Thursday, November 26, 2015

A Thankful Heart: Remembering God's Goodness

Happy Thanksgiving—a day of gratitude! 

I blogged last Thursday about how my heart is full of gratitude, and that theme continues to run through my mind. 

At Holiday Happening last week, I bought this sign to hang in our living room:

I love putting reminders in front of me to be grateful, to find joy, to have a thankful heart. In Psalm 84, it says that God withholds no good thing from us, and in James, we’re told that He gives good gifts. He recently told me that He actually delights in our asking Him for gifts—for the desires of our heart. 

What good Father doesn’t love to lavish His children with gifts—with unexpected surprises that bring squeals of joy? 

The hard lesson—at least for me—has been the process of asking for gifts, believing God for answered prayers, but not putting expectations on Him.  

If your expectations are in the thing you’re asking for rather than in Him, then you’re setting yourself up for disappointment. 

If you feel disappointed in God—that He’s holding out on you or that He has not delivered on His word, then your expectations are in the thing you’ve asked Him for rather than in Him. 

In February of this year, I heard Danny Silk preach in Amarillo, and his sermon topic was Expectation versus Expectancy. He called God’s goodness, His blessings, “The River of Expectancy.” We should flow in this river, operate in this river—and anticipate, always, that God has good things in store for us. 

Again—He is a good Father. He withholds No. Good. Thing. And He delights in our asking. 

But expectations are like a box that we put God in when we tell Him to perform or else. When we put demands on Him, when we restrain how or what He can do in our lives, when we put restrictions on the miracle—that it must look like this and not that—we have created expectations.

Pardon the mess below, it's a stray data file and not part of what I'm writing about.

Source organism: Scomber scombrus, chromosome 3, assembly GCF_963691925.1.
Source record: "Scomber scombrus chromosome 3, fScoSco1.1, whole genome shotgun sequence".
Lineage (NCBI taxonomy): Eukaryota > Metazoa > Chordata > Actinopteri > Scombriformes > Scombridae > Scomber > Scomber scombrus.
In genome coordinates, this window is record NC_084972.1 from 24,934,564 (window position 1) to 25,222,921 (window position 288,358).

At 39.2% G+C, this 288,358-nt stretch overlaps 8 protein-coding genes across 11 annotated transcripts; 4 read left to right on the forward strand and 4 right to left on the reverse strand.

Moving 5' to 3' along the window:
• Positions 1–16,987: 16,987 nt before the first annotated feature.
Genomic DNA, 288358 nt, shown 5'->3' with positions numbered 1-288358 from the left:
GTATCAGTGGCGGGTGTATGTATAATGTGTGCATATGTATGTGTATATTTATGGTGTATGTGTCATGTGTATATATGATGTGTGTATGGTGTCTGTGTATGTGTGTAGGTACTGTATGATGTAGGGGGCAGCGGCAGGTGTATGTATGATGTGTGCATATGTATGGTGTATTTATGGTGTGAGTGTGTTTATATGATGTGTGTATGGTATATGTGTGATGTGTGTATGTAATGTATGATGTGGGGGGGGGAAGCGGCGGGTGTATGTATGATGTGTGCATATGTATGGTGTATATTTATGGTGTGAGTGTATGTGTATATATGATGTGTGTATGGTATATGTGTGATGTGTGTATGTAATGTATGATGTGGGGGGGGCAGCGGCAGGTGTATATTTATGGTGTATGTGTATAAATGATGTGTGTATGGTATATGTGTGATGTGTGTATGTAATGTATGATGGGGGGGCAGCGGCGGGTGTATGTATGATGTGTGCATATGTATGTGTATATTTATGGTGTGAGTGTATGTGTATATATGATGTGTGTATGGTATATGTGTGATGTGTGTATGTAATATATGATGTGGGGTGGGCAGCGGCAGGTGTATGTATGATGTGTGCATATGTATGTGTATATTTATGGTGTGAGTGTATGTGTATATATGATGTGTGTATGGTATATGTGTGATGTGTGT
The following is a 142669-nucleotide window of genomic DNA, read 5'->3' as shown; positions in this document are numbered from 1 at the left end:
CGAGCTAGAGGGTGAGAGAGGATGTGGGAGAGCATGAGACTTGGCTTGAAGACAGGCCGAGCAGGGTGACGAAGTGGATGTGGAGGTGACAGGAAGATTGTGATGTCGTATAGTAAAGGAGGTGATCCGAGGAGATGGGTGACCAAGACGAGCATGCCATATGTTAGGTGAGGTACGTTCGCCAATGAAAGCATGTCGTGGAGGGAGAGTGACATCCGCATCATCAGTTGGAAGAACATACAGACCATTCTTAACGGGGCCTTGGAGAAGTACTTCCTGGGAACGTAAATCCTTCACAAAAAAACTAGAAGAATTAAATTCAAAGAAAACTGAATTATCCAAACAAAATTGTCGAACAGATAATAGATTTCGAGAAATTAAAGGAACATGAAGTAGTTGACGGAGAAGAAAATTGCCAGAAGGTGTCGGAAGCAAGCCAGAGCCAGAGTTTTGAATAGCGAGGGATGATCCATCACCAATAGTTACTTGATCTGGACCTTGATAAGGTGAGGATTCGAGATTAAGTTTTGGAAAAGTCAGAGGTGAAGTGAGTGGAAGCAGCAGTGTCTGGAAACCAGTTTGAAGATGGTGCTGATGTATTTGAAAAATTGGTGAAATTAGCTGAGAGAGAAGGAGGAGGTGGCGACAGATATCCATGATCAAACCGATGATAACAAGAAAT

We’ve moved out of the river of expectancy and into the quicksand of disappointment. 

Howell and I have several areas in our life where we are believing God will move. If you’ve read Mark Batterson’s The Prayer Circle, he calls it circling your prayers—your specific requests. My favorite quote from Mark’s book is that the things we’re circling must not become ‘to do’ lists. (Again—that’s like a box of expectations.) Instead, he says, we have to pray for God’s will, God’s way. I love that! 

Putting expectancy versus expectations into practice is harder than it sounds—or maybe, for some, it's as hard as it sounds. :) Last May, I asked God, “How do I pray into these areas of our life, how do I continue asking and believing to see You move, to see a miracle, without putting You in a box or putting my hope and expectation in the thing?”

His answer to me? 

God’s goodness is inherent in His nature—He is a GOOD GOD. And when we remember His goodness, we remain grateful. We remember the blessings. We remember His faithfulness, His answers, His gifts.

Remembering God's goodness is the antidote to hopelessness.  A grateful heart overcomes feelings of disappointment.

What are you believing God for today? Have you put Him in a box with expectations—a timeline or a set of parameters in which He is supposed to perform?  Or is your faith—the foundation of your belief—rooted in gratitude and in the inherent goodness of God? 

I encourage you, friend, on this day of Thanksgiving—and every day, have a thankful heart.

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